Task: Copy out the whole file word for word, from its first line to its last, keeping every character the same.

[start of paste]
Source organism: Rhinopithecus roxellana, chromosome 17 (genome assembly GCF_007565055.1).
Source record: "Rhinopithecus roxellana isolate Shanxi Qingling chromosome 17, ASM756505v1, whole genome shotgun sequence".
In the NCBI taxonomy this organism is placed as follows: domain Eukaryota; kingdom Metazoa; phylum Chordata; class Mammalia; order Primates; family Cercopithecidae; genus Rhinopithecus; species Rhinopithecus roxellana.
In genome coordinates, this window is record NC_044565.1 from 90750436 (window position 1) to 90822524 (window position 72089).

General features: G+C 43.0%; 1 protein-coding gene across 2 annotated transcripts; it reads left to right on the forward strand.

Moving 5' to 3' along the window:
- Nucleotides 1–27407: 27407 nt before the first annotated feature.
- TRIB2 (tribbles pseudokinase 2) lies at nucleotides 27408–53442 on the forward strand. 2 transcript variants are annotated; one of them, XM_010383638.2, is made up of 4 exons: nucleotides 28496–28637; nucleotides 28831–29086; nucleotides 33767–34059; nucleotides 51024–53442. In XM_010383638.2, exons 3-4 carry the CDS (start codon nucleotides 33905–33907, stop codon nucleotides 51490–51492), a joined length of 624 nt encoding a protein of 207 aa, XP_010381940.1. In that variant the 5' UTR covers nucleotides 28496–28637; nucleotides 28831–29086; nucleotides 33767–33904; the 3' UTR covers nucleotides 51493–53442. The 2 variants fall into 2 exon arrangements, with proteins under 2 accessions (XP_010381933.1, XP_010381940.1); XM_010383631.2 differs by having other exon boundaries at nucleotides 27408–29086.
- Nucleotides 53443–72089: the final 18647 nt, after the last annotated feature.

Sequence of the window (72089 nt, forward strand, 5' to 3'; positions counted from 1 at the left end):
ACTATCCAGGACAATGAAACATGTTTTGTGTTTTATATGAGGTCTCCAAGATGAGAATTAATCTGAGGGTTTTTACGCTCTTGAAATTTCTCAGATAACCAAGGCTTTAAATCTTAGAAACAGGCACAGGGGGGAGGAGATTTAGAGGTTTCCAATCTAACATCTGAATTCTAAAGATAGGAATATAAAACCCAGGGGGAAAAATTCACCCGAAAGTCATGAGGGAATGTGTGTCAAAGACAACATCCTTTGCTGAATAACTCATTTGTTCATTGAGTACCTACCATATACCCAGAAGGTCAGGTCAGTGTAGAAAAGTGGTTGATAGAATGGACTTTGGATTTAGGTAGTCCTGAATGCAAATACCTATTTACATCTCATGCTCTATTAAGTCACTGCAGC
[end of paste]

Source organism: Rhinopithecus roxellana, chromosome 17 (genome assembly GCF_007565055.1).
Source record: "Rhinopithecus roxellana isolate Shanxi Qingling chromosome 17, ASM756505v1, whole genome shotgun sequence".
In the NCBI taxonomy this organism is placed as follows: domain Eukaryota; kingdom Metazoa; phylum Chordata; class Mammalia; order Primates; family Cercopithecidae; genus Rhinopithecus; species Rhinopithecus roxellana.
In genome coordinates, this window is record NC_044565.1 from 90750436 (window position 1) to 90822524 (window position 72089).

General features: G+C 43.0%; 1 protein-coding gene across 2 annotated transcripts; it reads left to right on the forward strand.

Moving 5' to 3' along the window:
- Nucleotides 1–27407: 27407 nt before the first annotated feature.
- TRIB2 (tribbles pseudokinase 2) lies at nucleotides 27408–53442 on the forward strand. 2 transcript variants are annotated; one of them, XM_010383638.2, is made up of 4 exons: nucleotides 28496–28637; nucleotides 28831–29086; nucleotides 33767–34059; nucleotides 51024–53442. In XM_010383638.2, exons 3-4 carry the CDS (start codon nucleotides 33905–33907, stop codon nucleotides 51490–51492), a joined length of 624 nt encoding a protein of 207 aa, XP_010381940.1. In that variant the 5' UTR covers nucleotides 28496–28637; nucleotides 28831–29086; nucleotides 33767–33904; the 3' UTR covers nucleotides 51493–53442. The 2 variants fall into 2 exon arrangements, with proteins under 2 accessions (XP_010381933.1, XP_010381940.1); XM_010383631.2 differs by having other exon boundaries at nucleotides 27408–29086.
- Nucleotides 53443–72089: the final 18647 nt, after the last annotated feature.

Sequence of the window (72089 nt, forward strand, 5' to 3'; positions counted from 1 at the left end):
ACTATCCAGGACAATGAAACATGTTTTGTGTTTTATATGAGGTCTCCAAGATGAGAATTAATCTGAGGGTTTTTACGCTCTTGAAATTTCTCAGATAACCAAGGCTTTAAATCTTAGAAACAGGCACAGGGGGGAGGAGATTTAGAGGTTTCCAATCTAACATCTGAATTCTAAAGATAGGAATATAAAACCCAGGGGGAAAAATTCACCCGAAAGTCATGAGGGAATGTGTGTCAAAGACAACATCCTTTGCTGAATAACTCATTTGTTCATTGAGTACCTACCATATACCCAGAAGGTCAGGTCAGTGTAGAAAAGTGGTTGATAGAATGGACTTTGGATTTAGGTAGTCCTGAATGCAAATACCTATTTACATCTCATGCTCTATTAAGTCACTGCAGC